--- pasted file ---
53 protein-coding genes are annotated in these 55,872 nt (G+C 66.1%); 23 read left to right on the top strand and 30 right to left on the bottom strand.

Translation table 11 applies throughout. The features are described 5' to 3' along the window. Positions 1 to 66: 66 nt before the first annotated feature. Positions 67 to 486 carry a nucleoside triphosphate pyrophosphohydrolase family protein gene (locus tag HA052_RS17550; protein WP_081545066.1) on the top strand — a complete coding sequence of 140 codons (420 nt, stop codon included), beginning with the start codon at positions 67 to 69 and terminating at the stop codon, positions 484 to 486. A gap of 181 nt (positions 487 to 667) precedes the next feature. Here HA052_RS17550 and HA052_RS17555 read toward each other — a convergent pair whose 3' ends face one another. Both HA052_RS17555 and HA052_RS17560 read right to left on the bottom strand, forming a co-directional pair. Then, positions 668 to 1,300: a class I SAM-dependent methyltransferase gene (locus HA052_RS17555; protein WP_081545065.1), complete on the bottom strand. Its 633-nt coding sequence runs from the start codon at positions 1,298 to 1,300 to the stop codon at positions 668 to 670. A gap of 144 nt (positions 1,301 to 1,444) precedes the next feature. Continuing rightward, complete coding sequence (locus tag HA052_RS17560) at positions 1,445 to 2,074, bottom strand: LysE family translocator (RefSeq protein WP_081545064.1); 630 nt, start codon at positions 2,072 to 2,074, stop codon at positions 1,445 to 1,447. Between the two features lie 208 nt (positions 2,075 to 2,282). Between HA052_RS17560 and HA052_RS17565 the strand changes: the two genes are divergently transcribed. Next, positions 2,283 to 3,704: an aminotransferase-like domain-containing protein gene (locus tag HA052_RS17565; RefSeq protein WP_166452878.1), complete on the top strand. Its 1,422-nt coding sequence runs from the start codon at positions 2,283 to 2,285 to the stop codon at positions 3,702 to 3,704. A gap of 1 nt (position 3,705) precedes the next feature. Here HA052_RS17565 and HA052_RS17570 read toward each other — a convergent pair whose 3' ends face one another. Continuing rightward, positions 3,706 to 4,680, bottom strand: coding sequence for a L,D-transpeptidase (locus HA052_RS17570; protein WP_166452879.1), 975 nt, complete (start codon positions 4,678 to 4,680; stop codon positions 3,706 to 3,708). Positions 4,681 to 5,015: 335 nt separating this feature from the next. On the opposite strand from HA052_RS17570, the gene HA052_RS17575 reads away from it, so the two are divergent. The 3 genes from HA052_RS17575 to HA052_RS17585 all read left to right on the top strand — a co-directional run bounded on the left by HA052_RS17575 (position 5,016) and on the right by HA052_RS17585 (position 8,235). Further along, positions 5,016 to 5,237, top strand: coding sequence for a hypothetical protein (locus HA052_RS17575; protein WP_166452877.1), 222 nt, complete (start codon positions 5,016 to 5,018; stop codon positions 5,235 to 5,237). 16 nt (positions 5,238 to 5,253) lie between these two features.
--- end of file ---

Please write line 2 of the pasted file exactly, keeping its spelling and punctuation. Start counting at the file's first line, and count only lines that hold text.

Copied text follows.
Translation table 11 applies throughout. The features are described 5' to 3' along the window. Positions 1 to 66: 66 nt before the first annotated feature. Positions 67 to 486 carry a nucleoside triphosphate pyrophosphohydrolase family protein gene (locus tag HA052_RS17550; protein WP_081545066.1) on the top strand — a complete coding sequence of 140 codons (420 nt, stop codon included), beginning with the start codon at positions 67 to 69 and terminating at the stop codon, positions 484 to 486. A gap of 181 nt (positions 487 to 667) precedes the next feature. Here HA052_RS17550 and HA052_RS17555 read toward each other — a convergent pair whose 3' ends face one another. Both HA052_RS17555 and HA052_RS17560 read right to left on the bottom strand, forming a co-directional pair. Then, positions 668 to 1,300: a class I SAM-dependent methyltransferase gene (locus HA052_RS17555; protein WP_081545065.1), complete on the bottom strand. Its 633-nt coding sequence runs from the start codon at positions 1,298 to 1,300 to the stop codon at positions 668 to 670. A gap of 144 nt (positions 1,301 to 1,444) precedes the next feature. Continuing rightward, complete coding sequence (locus tag HA052_RS17560) at positions 1,445 to 2,074, bottom strand: LysE family translocator (RefSeq protein WP_081545064.1); 630 nt, start codon at positions 2,072 to 2,074, stop codon at positions 1,445 to 1,447. Between the two features lie 208 nt (positions 2,075 to 2,282). Between HA052_RS17560 and HA052_RS17565 the strand changes: the two genes are divergently transcribed. Next, positions 2,283 to 3,704: an aminotransferase-like domain-containing protein gene (locus tag HA052_RS17565; RefSeq protein WP_166452878.1), complete on the top strand. Its 1,422-nt coding sequence runs from the start codon at positions 2,283 to 2,285 to the stop codon at positions 3,702 to 3,704. A gap of 1 nt (position 3,705) precedes the next feature. Here HA052_RS17565 and HA052_RS17570 read toward each other — a convergent pair whose 3' ends face one another. Continuing rightward, positions 3,706 to 4,680, bottom strand: coding sequence for a L,D-transpeptidase (locus HA052_RS17570; protein WP_166452879.1), 975 nt, complete (start codon positions 4,678 to 4,680; stop codon positions 3,706 to 3,708). Positions 4,681 to 5,015: 335 nt separating this feature from the next. On the opposite strand from HA052_RS17570, the gene HA052_RS17575 reads away from it, so the two are divergent. The 3 genes from HA052_RS17575 to HA052_RS17585 all read left to right on the top strand — a co-directional run bounded on the left by HA052_RS17575 (position 5,016) and on the right by HA052_RS17585 (position 8,235). Further along, positions 5,016 to 5,237, top strand: coding sequence for a hypothetical protein (locus HA052_RS17575; protein WP_166452877.1), 222 nt, complete (start codon positions 5,016 to 5,018; stop codon positions 5,235 to 5,237). 16 nt (positions 5,238 to 5,253) lie between these two features.